Murder suspect Charles Edwards “restored to competency”

June 19, 2013

The man accused of fatally stabbing Santa Cruz business owner Shannon Collins last year has been deemed restored to competency, according to his public defender.

Charles Anthony Edwards III was brought back to Santa Cruz County Jail last week, according to jail records. There, he met with his attorney, Anthony Robinson, who described his client as being “heavily medicated.” A preliminary hearing has been set for Aug. 5 with a confirmation date of July 26. In the interim, the Santa Cruz County Superior Court ordered Edwards transported back to Atascadero State Hospital to maintain his competency, Robinson said Wednesday.

In September, a judge declared Edwards “incompetent to stand trial” for the murder of Collins, who was stabbed multiple times on May 7, 2012 as she walked down Broadway in downtown Santa Cruz just before noon. Edwards, 44,  was arrested shortly afterward. The San Francisco native had recently been discharged from state parole and made his way to Santa Cruz, where he spent a few nights at the city’s Homeless Services Center.

Criminal proceedings were suspended last year  while medical and psychiatric experts evaluated Edwards, who has a known history of mental health issues.  Those experts deemed Edwards to be incompetent to stand trial — in other words, unable to comprehend court proceedings and fully assist in his own defense. Those evaluations were then assessed by Judge John Salazar, who upheld the decision.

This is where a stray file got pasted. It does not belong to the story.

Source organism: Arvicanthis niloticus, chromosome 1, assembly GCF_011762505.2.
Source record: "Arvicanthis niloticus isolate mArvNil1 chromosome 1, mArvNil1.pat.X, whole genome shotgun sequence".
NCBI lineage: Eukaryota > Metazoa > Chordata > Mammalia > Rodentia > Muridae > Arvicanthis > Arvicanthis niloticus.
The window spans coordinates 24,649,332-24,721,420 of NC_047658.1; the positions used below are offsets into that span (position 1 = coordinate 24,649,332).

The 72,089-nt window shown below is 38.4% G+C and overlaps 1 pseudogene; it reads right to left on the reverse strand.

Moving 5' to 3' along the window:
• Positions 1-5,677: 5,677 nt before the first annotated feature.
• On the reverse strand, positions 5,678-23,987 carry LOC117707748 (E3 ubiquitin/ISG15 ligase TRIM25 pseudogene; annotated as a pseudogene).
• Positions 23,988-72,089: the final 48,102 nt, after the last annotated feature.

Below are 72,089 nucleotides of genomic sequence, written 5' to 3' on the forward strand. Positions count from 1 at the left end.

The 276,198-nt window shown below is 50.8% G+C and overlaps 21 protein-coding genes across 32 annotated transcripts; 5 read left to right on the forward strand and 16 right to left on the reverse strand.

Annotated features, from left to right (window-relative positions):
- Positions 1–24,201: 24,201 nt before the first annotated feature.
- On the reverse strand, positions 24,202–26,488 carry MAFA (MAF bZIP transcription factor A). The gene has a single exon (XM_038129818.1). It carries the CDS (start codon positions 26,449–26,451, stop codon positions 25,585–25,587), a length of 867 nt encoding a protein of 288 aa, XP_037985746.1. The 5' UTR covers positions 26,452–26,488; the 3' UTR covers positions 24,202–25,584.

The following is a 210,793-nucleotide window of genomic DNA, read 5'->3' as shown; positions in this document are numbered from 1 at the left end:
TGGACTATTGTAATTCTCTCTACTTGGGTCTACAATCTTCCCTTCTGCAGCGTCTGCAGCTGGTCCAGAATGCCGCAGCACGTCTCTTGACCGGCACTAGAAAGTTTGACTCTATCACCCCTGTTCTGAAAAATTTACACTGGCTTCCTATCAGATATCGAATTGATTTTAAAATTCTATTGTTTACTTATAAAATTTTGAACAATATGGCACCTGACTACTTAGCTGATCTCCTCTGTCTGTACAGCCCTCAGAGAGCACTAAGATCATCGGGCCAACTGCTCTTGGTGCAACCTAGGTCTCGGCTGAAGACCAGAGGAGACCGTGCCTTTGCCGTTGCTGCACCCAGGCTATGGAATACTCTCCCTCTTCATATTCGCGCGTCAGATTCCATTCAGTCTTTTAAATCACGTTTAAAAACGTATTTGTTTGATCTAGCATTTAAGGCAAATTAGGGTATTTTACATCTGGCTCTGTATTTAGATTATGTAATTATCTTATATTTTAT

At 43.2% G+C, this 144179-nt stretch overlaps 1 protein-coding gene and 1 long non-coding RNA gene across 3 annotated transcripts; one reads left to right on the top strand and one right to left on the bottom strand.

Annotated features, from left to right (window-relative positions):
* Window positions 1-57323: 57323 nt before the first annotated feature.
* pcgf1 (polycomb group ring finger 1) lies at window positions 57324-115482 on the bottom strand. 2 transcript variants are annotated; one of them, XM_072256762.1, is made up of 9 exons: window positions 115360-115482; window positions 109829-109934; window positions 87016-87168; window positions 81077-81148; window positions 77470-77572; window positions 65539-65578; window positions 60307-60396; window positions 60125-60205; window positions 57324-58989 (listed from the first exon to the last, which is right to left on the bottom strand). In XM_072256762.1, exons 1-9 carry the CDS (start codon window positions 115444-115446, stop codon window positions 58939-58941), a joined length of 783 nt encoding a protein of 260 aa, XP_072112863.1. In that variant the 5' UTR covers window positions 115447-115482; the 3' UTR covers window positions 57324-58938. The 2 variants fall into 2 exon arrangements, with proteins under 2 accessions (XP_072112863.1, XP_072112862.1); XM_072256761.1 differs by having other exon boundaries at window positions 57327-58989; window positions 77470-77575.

The next step when a defendant is deemed incompetent to stand trial is to send the person to a state mental health facility for treatment until they are determined to be “restored to competence.”

According to state officials, under California law, state hospitals are required to admit, examine and report to the court on the likelihood of restoring a particular defendant’s competence within 90 days of their commitment. The state’s higher courts have also ruled that just prescribing medicine to a mentally ill defendant in the confines of a local jail doesn’t legally constitute the treatment efforts necessary to restore competency, hence the reason those defendants are sent to one of the state’s official state mental hospitals.

The state’s Legislative Analyst’s Office found that the state spends approximately $170 million annually on patients who have been found incompetent to stand trial and are then sent to state hospitals.

Once at a state hospital, it takes an average of six to seven months to restore a defendant to competency, according to a report issued last year by that same state agency.  Under state law, defendants charged with a felony and committed to state hospitals for competency treatment are “not permitted to spend longer than three years or the maximum prison term the court could have sentenced the defendant to serve if they were found guilty of the crime, whichever is shorter.”

The process is not without controversy. Some have criticized the concept in general, expressing concern that “restoring to competency” really just means pumping a defendant full of psychiatric drugs. Others argue that it is about much more than medication and that state hospitals use extensive therapeutic programs and surveying to ensure competency is restored. In some instances, however, a defendant can “lose” competency again after being found restored to competency, at which point the entire process could begin again.


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